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Map of Tonle Sap–Siem Reap is just north of the lake

Tonle Sap is also home to Cambodia’s ‘floating villages,’ our afternoon destination.

Atticus guiding his kayak through the floating villages

Sujata writes in great detail about our experience at the floating village, but here, let me just note that, aside from the villagers’ use of motor boats, what we saw there was people living a life very similar to the kind of lives their ancestors probably lived two or three hundred years ago.

The boat that took us to the floating villages
Eleanor and I on the boat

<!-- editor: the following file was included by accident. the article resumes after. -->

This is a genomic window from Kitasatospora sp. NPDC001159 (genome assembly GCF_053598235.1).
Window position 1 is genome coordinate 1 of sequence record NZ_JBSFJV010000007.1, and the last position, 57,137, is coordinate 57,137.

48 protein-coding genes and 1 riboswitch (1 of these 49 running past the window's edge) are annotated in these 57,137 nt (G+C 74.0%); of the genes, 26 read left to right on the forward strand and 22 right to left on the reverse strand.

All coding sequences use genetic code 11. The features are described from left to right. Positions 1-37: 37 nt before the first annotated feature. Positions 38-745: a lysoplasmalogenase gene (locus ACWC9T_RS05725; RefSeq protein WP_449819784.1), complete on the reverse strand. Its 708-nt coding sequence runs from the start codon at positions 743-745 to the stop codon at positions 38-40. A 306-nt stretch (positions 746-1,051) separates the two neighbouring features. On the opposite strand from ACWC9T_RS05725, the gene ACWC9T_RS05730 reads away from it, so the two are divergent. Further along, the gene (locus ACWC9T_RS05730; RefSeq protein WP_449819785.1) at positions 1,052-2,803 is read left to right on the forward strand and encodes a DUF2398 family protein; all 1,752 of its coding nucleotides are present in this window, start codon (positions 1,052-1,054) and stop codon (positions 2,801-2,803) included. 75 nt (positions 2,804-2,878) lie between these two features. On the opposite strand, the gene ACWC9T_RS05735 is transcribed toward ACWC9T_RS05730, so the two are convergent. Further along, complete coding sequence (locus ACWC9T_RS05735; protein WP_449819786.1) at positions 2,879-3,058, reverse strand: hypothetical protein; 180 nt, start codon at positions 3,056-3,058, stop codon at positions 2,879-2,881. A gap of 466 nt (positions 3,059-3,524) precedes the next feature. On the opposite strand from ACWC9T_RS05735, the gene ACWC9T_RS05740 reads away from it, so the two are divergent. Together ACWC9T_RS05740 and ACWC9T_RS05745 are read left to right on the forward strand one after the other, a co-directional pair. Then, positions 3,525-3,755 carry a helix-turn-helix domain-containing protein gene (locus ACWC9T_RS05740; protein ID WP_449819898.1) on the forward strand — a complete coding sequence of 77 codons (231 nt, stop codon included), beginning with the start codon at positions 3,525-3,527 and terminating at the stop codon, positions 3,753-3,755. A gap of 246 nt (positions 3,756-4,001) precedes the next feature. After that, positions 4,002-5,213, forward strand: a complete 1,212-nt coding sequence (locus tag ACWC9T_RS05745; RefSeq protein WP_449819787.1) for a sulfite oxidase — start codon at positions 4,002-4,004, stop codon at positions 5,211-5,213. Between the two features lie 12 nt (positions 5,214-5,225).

That brings me back to the three Cambodias. At a certain point, one can experience this country, or any given developing country for that matter, and think something like this: “Well they are poor, but they seem so happy and they are so nice to us! There’s naked babies frolicking in front yards, families hanging out together on a weekday morning and women pumping water from wells. How quaint!” You have to resist this temptation, though, and simply ask, “Why doesn’t the Cambodian government provide these people with, what to us are basic necessities–asphalt roads to move their goods to market, catches for the torrential rains that fall nearly every day, public water and a kind of health care system where old folks don’t have to ride on the back of scooters with IVs hooked into their arms?